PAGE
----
My favorite thing about moving is the opportunity to change and grow into a new person in a new place. The thing I hate the most about moving? Packing. At least from my perspective, it feels like a chore that I wish I could get out of doing with a few Harry Houdini illusions. However, during my experience packing for my move that will be happening next month, I have learned some things that have made my life easier. Here are fifteen tips for packing for a move that I have learned.
#1: Use leftover shipping boxes to your advantage. Do you have leftover Amazon boxes? Walmart boxes? Target boxes? These are going to be lifesavers. Use them to pack your shoes, books, medications, art supplies, or any other items you want to take with you. Make sure to black out the address, though, in case you do recycle these boxes when you finish your move.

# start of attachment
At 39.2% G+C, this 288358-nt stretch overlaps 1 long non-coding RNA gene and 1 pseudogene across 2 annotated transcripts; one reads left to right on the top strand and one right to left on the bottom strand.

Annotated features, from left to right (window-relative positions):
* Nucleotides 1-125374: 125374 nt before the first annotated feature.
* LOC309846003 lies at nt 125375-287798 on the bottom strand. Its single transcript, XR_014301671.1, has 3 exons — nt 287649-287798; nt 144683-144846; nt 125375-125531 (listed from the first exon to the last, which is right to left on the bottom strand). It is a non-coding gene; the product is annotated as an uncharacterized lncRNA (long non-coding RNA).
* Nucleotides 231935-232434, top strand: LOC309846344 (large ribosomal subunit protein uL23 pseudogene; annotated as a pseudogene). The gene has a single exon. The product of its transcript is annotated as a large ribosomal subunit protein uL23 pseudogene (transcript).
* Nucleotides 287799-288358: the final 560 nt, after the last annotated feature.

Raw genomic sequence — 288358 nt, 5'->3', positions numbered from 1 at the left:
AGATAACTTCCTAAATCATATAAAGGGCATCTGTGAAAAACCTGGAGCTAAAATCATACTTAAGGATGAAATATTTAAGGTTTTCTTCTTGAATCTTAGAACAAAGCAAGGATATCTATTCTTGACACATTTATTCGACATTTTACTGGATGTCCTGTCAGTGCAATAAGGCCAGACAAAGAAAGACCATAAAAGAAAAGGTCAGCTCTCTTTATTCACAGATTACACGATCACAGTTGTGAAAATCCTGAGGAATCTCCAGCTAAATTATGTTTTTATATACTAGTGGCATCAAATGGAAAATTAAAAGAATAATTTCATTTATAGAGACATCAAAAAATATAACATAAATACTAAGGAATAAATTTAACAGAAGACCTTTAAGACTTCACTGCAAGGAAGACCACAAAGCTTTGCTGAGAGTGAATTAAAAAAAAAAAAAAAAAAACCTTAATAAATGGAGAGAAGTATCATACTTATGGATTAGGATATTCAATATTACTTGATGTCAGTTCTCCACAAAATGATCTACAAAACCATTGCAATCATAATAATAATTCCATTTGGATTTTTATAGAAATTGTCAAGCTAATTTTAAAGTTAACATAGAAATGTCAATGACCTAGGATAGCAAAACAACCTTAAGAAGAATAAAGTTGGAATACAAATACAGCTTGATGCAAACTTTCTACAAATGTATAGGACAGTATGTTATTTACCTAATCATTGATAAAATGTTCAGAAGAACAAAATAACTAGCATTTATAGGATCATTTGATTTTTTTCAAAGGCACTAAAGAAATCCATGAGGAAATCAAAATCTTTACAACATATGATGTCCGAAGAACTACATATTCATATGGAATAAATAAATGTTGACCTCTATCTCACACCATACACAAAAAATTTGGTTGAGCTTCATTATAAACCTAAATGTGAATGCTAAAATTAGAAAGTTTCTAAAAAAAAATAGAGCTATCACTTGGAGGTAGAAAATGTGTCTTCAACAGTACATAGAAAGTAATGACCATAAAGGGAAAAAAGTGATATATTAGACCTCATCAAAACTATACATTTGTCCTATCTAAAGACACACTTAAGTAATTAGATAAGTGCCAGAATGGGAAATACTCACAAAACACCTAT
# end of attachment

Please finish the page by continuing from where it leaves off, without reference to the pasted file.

#2: Be prepared to donate quite a few old items. Of course, you won’t be taking everything under the sun with you. You might have some clothes that you have outgrown, don’t want to bother wearing anymore, or are too damaged (ripped/broken) to wear anymore. You might have some batteries that don’t work anymore or headphones that don’t play sound anymore. Be prepared to donate/recycle these old items. It will make your life much easier, plus your heart will be full from assisting the environment and fellow community members.
#3: Label boxes. This is just me, but I am not a fan of wondering what is in boxes when I move. This is where labeling boxes will be a lifesaver. If you have a box full of vitamins that will go in the kitchen cupboard, label the box “vitamins kitchen cupboard.” If the box is full of plates, bowls, and mugs, label the box “plates, bowls, and mugs.” Do the same if the box is full of saucepans that are holding baking ingredients. Speaking of that: